The foundation works with 7 people, of which 5 are volunteers and there are only 2 technicians. Other volunteers, around 25, collaborate with a dedication of a few hours a week. They are usually young people from different countries, right now from Poland, Romania and Turkey, through the European Voluntary Service. Besides that, we support 40 people a year in volunteering experiences through the European Voluntary Service. In this case, they are people who go to a first experience of volunteering.

  • What is the profile of their volunteering?

Especially young people: those who come to work with us have some experience in the third sector in their country, we have many candidates. On the other hand, young people who go abroad often start volunteering. We try to facilitate access to volunteering for young people of all kinds, also those who have more difficulty accessing such an experience.

  • What was a special moment in your career?

2 weeks ago we made the party of 10 years that was a very beautiful event. But perhaps I would stay with the last seminar we organized on November, on Volunteering for Change, we were able to gather people who work in similar fields and for a week we were learning from each other. In coherence with the title of the seminar we work for change, using new methodologies, new forms of organization to facilitate the intervention of all. We were 22 people, 18 of which came from voluntary-based youth entities from 2 different countries: Poland, Hungary, Romania, Bulgaria, Latvia, Estonia, Greece, Romania … We believe that it is a concept, we must promote it a lot: you can not aspire to change society if you do not understand that you have to change yourself on an individual scale and as part of an organization.

  • How do you think your entity will be in 10 years?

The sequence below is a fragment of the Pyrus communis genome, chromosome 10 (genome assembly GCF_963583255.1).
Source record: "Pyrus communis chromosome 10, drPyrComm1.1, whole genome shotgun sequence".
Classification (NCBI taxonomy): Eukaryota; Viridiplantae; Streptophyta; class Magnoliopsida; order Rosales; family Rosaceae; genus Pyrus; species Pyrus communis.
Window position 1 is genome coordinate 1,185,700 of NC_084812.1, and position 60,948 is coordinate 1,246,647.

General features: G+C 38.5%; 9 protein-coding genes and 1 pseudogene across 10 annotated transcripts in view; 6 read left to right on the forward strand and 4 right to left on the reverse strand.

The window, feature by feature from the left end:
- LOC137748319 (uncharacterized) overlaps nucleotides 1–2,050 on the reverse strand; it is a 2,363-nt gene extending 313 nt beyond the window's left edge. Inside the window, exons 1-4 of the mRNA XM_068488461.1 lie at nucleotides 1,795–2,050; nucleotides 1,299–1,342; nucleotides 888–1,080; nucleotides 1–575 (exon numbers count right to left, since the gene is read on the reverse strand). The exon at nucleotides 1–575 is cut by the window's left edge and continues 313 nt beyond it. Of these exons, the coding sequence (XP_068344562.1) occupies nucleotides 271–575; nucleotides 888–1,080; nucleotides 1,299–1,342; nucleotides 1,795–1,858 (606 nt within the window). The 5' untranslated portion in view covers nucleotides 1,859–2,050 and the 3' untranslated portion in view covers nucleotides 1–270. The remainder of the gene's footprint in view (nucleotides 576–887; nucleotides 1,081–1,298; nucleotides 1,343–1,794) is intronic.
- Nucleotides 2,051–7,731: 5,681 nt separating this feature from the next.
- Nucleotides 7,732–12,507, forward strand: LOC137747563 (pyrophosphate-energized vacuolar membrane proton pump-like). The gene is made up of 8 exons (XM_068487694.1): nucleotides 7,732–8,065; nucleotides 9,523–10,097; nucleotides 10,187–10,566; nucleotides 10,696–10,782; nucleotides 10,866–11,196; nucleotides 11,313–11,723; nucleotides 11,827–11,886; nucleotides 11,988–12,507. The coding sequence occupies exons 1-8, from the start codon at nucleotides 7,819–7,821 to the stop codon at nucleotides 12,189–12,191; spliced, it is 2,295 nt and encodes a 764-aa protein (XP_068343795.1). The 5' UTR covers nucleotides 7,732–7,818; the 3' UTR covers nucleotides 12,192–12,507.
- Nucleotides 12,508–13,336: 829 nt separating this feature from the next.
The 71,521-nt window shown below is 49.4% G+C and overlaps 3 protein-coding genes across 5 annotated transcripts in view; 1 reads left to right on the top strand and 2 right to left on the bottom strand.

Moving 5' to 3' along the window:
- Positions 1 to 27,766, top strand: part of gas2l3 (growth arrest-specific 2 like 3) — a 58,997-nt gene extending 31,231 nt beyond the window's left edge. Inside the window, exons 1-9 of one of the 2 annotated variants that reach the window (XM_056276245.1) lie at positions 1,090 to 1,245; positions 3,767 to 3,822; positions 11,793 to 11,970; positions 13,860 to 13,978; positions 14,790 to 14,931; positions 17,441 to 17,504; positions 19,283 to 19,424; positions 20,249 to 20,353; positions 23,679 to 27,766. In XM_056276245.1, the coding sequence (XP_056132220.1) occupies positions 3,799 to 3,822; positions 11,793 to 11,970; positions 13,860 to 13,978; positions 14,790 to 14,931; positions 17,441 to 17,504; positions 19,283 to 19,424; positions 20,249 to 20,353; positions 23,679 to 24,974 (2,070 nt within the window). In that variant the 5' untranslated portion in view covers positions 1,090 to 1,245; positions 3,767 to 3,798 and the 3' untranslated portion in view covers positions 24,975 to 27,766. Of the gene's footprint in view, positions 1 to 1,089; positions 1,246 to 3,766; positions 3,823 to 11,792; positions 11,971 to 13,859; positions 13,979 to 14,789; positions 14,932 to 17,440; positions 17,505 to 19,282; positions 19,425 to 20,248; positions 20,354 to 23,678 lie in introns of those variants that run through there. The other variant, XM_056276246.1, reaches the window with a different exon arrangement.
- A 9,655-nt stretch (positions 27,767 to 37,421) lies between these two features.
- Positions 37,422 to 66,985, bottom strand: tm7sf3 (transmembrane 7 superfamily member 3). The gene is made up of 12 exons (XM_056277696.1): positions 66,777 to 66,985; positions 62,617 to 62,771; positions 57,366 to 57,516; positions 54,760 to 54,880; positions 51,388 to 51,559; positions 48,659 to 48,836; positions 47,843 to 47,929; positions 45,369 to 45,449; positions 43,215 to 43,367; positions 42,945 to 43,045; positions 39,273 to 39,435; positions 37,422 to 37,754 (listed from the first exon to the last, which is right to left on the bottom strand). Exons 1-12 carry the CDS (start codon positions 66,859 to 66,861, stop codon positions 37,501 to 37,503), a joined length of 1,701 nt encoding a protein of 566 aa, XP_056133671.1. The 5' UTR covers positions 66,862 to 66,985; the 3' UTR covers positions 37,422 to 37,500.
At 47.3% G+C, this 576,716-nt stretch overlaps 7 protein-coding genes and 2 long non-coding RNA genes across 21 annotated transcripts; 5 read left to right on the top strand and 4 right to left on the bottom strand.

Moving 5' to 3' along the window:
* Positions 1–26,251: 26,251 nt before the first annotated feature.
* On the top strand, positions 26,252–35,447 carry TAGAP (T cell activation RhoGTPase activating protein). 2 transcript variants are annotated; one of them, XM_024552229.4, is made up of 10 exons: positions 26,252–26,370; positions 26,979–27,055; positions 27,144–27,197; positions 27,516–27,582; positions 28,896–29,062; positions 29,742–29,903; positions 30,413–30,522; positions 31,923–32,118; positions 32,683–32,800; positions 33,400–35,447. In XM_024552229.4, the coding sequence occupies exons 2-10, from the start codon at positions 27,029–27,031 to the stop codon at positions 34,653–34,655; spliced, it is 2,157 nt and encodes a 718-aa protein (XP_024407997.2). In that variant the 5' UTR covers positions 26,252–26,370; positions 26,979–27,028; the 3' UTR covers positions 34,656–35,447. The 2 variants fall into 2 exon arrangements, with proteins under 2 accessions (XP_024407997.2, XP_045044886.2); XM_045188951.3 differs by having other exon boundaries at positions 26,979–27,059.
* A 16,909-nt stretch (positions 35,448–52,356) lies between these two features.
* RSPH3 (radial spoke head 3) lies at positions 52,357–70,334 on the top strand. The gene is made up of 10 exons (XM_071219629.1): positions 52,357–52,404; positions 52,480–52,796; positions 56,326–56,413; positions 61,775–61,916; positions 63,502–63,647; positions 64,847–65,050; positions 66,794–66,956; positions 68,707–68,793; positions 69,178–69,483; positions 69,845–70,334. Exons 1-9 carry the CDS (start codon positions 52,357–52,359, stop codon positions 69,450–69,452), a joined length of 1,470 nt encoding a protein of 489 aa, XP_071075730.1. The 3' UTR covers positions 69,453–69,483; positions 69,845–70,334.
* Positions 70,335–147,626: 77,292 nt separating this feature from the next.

I Imagine that everything will be more virtual, with technological changes , but there are things that we will continue to do the same, such as offering volunteer opportunities. And we will make new ones that will appear according to what society demands. We understand that there will be changes in the educational systems in content and methodology, and that there will be a stronger link between the work and the education system. We hope that a time will come when young people will ask themselves not only “what I want to study” and “where I want to work”, but also “where I want to be a volunteer”.

I would even like to see in 10 years a right to volunteer: as there is the right of assembly, association, to participate in matters of public interest, there maybe a right to volunteer. That people can do and choose volunteering demonstrates the degree of democratic quality and civic participation of society. We can not settle, and more seeing as in other countries people have many opportunities to do many different types of volunteering, and have many more incentives and recognitions that do not exist here, from recognition as training, points at the same time to access jobs public, to discounts in services or tax incentives.